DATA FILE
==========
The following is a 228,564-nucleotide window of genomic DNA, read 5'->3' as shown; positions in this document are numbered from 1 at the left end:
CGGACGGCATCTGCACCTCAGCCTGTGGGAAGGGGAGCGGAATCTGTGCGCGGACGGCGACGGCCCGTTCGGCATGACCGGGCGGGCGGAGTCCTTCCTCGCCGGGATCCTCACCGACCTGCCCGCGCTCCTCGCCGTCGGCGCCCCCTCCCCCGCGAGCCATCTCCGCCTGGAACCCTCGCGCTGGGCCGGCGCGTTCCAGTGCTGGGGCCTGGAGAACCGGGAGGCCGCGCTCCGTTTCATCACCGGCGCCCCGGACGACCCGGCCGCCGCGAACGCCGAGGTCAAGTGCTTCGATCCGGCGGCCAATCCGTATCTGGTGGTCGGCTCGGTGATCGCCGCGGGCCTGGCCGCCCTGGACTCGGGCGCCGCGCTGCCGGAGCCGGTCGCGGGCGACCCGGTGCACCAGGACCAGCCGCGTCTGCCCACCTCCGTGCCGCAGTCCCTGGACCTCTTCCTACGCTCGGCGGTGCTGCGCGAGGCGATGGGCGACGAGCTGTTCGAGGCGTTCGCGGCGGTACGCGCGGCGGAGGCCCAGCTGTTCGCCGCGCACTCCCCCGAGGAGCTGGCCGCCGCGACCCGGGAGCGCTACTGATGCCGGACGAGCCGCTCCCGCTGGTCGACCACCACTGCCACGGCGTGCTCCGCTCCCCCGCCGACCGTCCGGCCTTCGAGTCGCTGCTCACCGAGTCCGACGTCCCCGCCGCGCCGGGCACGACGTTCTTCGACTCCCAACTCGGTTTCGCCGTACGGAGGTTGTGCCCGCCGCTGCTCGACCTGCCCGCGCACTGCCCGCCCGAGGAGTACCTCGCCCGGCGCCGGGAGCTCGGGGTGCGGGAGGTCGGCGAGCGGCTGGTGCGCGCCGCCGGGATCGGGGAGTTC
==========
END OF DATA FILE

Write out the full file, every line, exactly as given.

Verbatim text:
The following is a 228,564-nucleotide window of genomic DNA, read 5'->3' as shown; positions in this document are numbered from 1 at the left end:
CGGACGGCATCTGCACCTCAGCCTGTGGGAAGGGGAGCGGAATCTGTGCGCGGACGGCGACGGCCCGTTCGGCATGACCGGGCGGGCGGAGTCCTTCCTCGCCGGGATCCTCACCGACCTGCCCGCGCTCCTCGCCGTCGGCGCCCCCTCCCCCGCGAGCCATCTCCGCCTGGAACCCTCGCGCTGGGCCGGCGCGTTCCAGTGCTGGGGCCTGGAGAACCGGGAGGCCGCGCTCCGTTTCATCACCGGCGCCCCGGACGACCCGGCCGCCGCGAACGCCGAGGTCAAGTGCTTCGATCCGGCGGCCAATCCGTATCTGGTGGTCGGCTCGGTGATCGCCGCGGGCCTGGCCGCCCTGGACTCGGGCGCCGCGCTGCCGGAGCCGGTCGCGGGCGACCCGGTGCACCAGGACCAGCCGCGTCTGCCCACCTCCGTGCCGCAGTCCCTGGACCTCTTCCTACGCTCGGCGGTGCTGCGCGAGGCGATGGGCGACGAGCTGTTCGAGGCGTTCGCGGCGGTACGCGCGGCGGAGGCCCAGCTGTTCGCCGCGCACTCCCCCGAGGAGCTGGCCGCCGCGACCCGGGAGCGCTACTGATGCCGGACGAGCCGCTCCCGCTGGTCGACCACCACTGCCACGGCGTGCTCCGCTCCCCCGCCGACCGTCCGGCCTTCGAGTCGCTGCTCACCGAGTCCGACGTCCCCGCCGCGCCGGGCACGACGTTCTTCGACTCCCAACTCGGTTTCGCCGTACGGAGGTTGTGCCCGCCGCTGCTCGACCTGCCCGCGCACTGCCCGCCCGAGGAGTACCTCGCCCGGCGCCGGGAGCTCGGGGTGCGGGAGGTCGGCGAGCGGCTGGTGCGCGCCGCCGGGATCGGGGAGTTC